Amazon sells a new book starting at $4.68, Kindle at $9.99 and used $.01 plus shipping from a supplier. Barnes and Noble sells it for $12.97 or a Nook for $11.99. Half Price Books sells paper versions for $1.89 new and $.99 plus shipping for used. I have accounts at all three. iBooks is $11.97. Apache Junction Library is free and has one copy. Now the considerations.

1. Do I need new of this title? No, but I momentarily feel for Barron that her income after countless hours is diminished, and I don’t like other people’s scrawls in used books. Small, light pencil marks are okay.

2. What is my purpose in reading this book? If it is strictly entertainment such as a celebrity biography, the cheaper or free is better. In this case it is to ingratiate myself with the book club that I have done my duty and to learn about one more author.

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3. Will I keep this book? That depends on what I ultimately think of her writing. Those questions usually circle around: Does it transport me or teach me writing? Is it useful information? Will I be attached to it because I am and I don’t have to explain myself?

4. Does it have gift or charity value? Would I like to give it to someone or leave it on a park bench for the next reader, or donate it to a library.

Overall, my reservation about the author is it appears she has a cartload of books all based on rewriting history with some historical documentation and a lot of imagination. This statement is not verified. Odd how they all turn out to be mysteries. It is not a likely keeper.

So yes, I’d spend $.01 or $1.99 plus shipping to support business and recirculate a book, but in this case I’m opting for free from the library (Cost: $3.75 or one gallon of gas.). Maybe I can amortize that with several stops.

I’m still looking for an iBooks purchase because now it seems important and I have a list of “to reads” to consult.

 

Posted in The Street View, Writing and Creativity Outpost | Tagged , , , , , , , | 14 Comments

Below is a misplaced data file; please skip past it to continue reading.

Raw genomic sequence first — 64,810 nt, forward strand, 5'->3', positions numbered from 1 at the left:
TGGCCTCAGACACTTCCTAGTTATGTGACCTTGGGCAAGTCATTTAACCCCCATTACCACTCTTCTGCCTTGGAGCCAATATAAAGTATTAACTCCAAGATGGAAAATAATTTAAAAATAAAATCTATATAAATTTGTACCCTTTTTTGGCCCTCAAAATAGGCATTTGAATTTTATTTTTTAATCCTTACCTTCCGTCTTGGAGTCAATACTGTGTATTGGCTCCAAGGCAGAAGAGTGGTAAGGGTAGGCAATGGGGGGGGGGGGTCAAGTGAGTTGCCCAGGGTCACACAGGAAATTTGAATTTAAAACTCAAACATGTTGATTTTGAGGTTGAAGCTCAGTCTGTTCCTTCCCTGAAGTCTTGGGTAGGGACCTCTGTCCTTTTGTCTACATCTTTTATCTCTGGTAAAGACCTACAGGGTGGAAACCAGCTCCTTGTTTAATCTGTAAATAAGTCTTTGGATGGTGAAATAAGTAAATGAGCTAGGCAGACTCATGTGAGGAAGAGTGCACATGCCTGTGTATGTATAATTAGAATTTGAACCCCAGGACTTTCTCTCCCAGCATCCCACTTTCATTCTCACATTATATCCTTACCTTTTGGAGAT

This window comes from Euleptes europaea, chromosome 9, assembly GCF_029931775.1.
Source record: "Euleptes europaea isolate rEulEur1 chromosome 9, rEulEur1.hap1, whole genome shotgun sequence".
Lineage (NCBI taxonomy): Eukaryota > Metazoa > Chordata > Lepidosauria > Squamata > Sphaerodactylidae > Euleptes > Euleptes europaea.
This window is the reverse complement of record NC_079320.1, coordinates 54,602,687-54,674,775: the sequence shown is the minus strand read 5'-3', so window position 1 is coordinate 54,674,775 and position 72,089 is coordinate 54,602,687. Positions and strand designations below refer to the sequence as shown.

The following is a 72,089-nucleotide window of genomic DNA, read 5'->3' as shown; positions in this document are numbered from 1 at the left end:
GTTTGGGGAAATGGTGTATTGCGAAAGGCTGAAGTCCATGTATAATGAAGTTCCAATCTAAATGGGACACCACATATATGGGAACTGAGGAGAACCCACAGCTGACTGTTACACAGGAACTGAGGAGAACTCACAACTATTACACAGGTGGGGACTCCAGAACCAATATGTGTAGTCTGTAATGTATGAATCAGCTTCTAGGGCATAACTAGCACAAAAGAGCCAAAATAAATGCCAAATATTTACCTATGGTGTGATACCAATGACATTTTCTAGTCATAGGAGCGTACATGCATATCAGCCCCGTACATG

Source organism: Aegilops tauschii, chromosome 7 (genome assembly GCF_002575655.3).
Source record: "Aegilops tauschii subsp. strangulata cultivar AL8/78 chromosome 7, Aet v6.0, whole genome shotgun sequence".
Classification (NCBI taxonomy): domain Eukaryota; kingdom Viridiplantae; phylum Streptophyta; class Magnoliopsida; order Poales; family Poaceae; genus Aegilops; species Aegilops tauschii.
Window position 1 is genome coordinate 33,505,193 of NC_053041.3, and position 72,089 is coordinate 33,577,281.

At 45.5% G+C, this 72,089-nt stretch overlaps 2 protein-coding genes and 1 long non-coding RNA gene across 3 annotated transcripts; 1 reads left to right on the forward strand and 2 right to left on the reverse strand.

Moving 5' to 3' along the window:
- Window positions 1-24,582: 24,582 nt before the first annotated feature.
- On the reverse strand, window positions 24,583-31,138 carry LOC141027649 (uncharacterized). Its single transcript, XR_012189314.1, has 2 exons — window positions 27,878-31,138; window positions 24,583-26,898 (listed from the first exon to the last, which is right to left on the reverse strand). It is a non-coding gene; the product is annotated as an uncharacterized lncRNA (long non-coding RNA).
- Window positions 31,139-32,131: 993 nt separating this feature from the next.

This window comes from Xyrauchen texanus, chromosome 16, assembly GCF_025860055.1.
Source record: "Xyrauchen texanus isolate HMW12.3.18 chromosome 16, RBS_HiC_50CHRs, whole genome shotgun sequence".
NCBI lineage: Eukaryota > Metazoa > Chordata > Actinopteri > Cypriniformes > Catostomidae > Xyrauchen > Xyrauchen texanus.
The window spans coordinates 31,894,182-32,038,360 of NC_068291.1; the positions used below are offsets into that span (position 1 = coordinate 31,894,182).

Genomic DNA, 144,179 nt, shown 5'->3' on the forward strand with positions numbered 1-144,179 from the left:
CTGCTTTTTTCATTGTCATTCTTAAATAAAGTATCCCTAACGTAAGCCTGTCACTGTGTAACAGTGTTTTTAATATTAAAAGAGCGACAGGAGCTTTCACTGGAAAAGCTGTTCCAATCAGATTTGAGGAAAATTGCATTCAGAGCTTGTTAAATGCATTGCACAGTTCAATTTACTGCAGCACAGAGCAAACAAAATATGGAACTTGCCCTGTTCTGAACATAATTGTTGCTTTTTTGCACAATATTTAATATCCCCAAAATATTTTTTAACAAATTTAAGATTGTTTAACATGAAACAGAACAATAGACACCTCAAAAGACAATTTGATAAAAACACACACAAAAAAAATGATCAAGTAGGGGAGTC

Interpreter of Maladies

Jhumpa Lahiri
Houghton Mifflin, 1999

UnknownIn all nine short stories included in this 2000 Pulitzer Prize winner, Lahiri seems to be inserting a karmic math to her stories. Characters are unable to see or they clearly see their life situation reflected in mundane events surrounding them. They range from the cover of evening darkness due to the power company to the last story’s running parallel math of culture changes by moving from India to America versus living to be one hundred years old.

The writing is excellent and is consistent in tone with a center in the story of internal desperation. A young couple in the first story is grieving a stillborn death and in the darkness of their separate and different griefs begin to make confessions during in the dark when the lights go out.

In the namesake Interpreter of Maladies, a tour guide disappointed in his life and circumstances imagines nuances and flirtations in a client that let him live briefly in hope.

The last story seems a mathematics story problem of seeing the

Jhumpa Lahiri

Jhumpa Lahiri

world change before your eyes in ways that seem impossible to overcome and accept as good. A young college graduate in Boston rents a room for a woman over a hundred years old who dresses as they did in the 1890s and is appalled at morality changes and that man is on the moon. Against that the student anticipates and lives through the first awkward months of his Indian bride’s arrival who has never been outside her village or away from her parents.

All the stories are told through the lens of contemporary Indian culture, often suffused with American or British culture. Sometimes the people are well-educated men and women living academic lives in Boston or New York. Other times they are told through the eyes of people who have never left India, but Lahiri gracefully writes it with the same ear to the heartbeat of need, fantasy, and fear.

The story problems work out. Or rather they end. Literary fiction is defined by a heavy and serious depiction of what is written as “real” in “real lives”. There are few if any laughs, few murders, plenty of suicides, lots of depressed grad students, and a general lack of romance that continues to happily ever after. At the end of reading the reader usually feels enlightened to “real” life, but feels no better for it.

There are no suicides or murders in this book and more people are depressed than just grad students, but Lahiri handles their puppet strings well and at the end I feel a bit more enlightened that yes, as Thoreau indicated, most people live lives of quiet desperation.
***

New word learned: Auscultation – the act of listening to sounds arising with organs as a tool in diagnosis.
Sentence in book: After x-rays, probes, auscultations, and injections, some merely advised BiBi to gain weight, others to lose it.

Posted in A Book Stream Review | Tagged , , , , , | 8 Comments